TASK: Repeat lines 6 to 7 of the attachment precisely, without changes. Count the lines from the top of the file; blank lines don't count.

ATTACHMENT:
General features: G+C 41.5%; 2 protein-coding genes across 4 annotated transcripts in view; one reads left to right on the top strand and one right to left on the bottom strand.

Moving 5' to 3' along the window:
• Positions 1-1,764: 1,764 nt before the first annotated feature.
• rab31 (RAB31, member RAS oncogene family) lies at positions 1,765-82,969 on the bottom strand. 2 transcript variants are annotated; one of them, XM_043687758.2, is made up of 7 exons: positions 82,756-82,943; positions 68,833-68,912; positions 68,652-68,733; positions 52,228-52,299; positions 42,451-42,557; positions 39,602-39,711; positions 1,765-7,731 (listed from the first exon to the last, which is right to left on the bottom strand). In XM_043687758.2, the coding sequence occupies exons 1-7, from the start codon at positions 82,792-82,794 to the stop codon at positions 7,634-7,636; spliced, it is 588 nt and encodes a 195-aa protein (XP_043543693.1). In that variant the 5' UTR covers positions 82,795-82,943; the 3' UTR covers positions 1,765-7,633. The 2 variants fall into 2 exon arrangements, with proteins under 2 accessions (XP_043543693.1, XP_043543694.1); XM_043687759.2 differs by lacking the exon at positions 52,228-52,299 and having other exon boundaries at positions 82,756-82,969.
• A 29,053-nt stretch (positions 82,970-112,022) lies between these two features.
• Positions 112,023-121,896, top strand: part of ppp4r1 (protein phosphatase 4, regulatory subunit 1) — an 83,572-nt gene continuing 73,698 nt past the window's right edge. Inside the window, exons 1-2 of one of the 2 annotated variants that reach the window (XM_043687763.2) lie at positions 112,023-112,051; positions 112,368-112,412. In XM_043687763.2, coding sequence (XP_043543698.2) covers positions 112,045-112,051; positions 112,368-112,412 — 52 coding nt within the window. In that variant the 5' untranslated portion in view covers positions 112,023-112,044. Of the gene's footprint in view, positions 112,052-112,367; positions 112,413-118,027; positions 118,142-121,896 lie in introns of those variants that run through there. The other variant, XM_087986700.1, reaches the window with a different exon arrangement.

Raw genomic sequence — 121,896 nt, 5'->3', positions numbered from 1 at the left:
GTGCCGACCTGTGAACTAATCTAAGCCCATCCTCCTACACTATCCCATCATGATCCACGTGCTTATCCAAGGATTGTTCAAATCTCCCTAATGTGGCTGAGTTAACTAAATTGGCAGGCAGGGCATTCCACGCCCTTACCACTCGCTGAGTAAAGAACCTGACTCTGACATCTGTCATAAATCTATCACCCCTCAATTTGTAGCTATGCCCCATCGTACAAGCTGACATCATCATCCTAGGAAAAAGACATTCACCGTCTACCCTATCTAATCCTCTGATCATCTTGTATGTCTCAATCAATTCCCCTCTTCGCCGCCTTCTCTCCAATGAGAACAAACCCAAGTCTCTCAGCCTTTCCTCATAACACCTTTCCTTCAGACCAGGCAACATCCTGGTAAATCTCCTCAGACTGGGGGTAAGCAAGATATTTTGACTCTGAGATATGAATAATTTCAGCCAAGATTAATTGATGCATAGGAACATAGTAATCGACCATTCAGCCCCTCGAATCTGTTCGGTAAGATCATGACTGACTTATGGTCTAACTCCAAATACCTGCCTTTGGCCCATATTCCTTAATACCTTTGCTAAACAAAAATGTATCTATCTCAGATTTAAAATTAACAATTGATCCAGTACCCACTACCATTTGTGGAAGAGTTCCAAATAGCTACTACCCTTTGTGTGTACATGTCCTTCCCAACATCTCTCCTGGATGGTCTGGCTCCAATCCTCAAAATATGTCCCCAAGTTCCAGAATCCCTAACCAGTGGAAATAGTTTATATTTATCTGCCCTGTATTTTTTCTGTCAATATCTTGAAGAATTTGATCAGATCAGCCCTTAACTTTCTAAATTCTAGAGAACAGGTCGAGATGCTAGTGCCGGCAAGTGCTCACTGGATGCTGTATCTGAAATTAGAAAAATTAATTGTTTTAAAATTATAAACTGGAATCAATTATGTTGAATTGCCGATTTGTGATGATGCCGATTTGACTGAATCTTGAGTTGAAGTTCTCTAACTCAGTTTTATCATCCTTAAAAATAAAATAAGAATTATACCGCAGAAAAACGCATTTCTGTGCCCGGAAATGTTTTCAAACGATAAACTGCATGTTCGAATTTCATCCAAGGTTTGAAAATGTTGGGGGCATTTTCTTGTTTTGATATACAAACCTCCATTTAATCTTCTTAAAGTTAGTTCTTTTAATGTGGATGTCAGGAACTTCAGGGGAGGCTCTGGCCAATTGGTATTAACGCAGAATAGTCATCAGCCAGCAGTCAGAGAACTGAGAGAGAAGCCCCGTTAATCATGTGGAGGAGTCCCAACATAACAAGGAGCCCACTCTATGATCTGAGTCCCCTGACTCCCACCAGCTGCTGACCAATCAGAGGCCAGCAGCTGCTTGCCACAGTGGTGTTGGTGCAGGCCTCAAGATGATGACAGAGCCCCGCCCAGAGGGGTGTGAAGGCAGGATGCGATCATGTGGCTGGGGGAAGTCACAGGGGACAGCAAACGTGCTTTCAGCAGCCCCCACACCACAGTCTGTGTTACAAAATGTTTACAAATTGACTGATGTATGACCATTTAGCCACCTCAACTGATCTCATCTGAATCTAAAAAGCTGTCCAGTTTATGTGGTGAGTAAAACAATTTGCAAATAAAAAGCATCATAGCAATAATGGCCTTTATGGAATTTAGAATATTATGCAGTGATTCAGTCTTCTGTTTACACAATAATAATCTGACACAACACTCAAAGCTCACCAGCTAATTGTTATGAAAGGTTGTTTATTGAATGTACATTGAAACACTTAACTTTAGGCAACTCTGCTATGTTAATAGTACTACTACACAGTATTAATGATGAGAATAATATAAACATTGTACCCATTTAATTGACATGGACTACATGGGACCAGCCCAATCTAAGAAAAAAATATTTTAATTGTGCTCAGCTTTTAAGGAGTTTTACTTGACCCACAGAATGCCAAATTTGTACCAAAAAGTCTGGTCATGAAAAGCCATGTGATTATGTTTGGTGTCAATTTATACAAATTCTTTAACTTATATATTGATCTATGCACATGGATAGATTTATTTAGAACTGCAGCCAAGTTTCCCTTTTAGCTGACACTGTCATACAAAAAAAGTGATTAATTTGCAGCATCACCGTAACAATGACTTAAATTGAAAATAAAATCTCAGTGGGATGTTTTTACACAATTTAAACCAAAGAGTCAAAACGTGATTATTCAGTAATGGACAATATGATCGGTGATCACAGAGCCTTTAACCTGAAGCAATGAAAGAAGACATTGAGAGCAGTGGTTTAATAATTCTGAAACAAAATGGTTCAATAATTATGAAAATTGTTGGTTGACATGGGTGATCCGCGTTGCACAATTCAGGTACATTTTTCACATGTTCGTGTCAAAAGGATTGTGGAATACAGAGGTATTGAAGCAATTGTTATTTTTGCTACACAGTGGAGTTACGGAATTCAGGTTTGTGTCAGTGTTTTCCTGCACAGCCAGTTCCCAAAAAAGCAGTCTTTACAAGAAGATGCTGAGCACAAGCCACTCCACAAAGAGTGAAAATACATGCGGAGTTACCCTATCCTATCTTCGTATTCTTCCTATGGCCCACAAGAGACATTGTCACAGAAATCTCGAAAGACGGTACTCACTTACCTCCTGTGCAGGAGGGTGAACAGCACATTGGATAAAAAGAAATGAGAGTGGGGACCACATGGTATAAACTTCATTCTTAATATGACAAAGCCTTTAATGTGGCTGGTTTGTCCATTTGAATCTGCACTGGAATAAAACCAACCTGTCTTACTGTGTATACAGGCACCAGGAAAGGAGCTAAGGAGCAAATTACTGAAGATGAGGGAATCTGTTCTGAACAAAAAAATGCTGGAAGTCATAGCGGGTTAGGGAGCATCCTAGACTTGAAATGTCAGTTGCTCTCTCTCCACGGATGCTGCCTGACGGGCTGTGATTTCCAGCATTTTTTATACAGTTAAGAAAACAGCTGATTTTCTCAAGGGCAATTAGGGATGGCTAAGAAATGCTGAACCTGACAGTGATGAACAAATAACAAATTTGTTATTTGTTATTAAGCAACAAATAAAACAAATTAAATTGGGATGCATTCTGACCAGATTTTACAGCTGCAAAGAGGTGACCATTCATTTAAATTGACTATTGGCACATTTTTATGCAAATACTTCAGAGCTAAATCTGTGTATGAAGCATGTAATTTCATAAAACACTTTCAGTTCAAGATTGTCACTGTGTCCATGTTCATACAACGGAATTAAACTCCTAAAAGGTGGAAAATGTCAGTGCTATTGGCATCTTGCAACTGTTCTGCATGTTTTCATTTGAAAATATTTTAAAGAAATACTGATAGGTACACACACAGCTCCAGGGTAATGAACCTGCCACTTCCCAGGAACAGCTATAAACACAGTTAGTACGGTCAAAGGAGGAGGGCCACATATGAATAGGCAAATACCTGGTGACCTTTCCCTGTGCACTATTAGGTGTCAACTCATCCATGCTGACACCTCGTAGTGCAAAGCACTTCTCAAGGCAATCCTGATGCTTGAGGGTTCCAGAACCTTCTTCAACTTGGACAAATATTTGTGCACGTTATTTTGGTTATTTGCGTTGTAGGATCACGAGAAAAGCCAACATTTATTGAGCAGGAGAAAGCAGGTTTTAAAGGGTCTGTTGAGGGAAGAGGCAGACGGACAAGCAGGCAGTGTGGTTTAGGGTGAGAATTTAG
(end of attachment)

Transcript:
• Positions 112,023-121,896, top strand: part of ppp4r1 (protein phosphatase 4, regulatory subunit 1) — an 83,572-nt gene continuing 73,698 nt past the window's right edge. Inside the window, exons 1-2 of one of the 2 annotated variants that reach the window (XM_043687763.2) lie at positions 112,023-112,051; positions 112,368-112,412. In XM_043687763.2, coding sequence (XP_043543698.2) covers positions 112,045-112,051; positions 112,368-112,412 — 52 coding nt within the window. In that variant the 5' untranslated portion in view covers positions 112,023-112,044. Of the gene's footprint in view, positions 112,052-112,367; positions 112,413-118,027; positions 118,142-121,896 lie in introns of those variants that run through there. The other variant, XM_087986700.1, reaches the window with a different exon arrangement.

Raw genomic sequence — 121,896 nt, 5'->3', positions numbered from 1 at the left: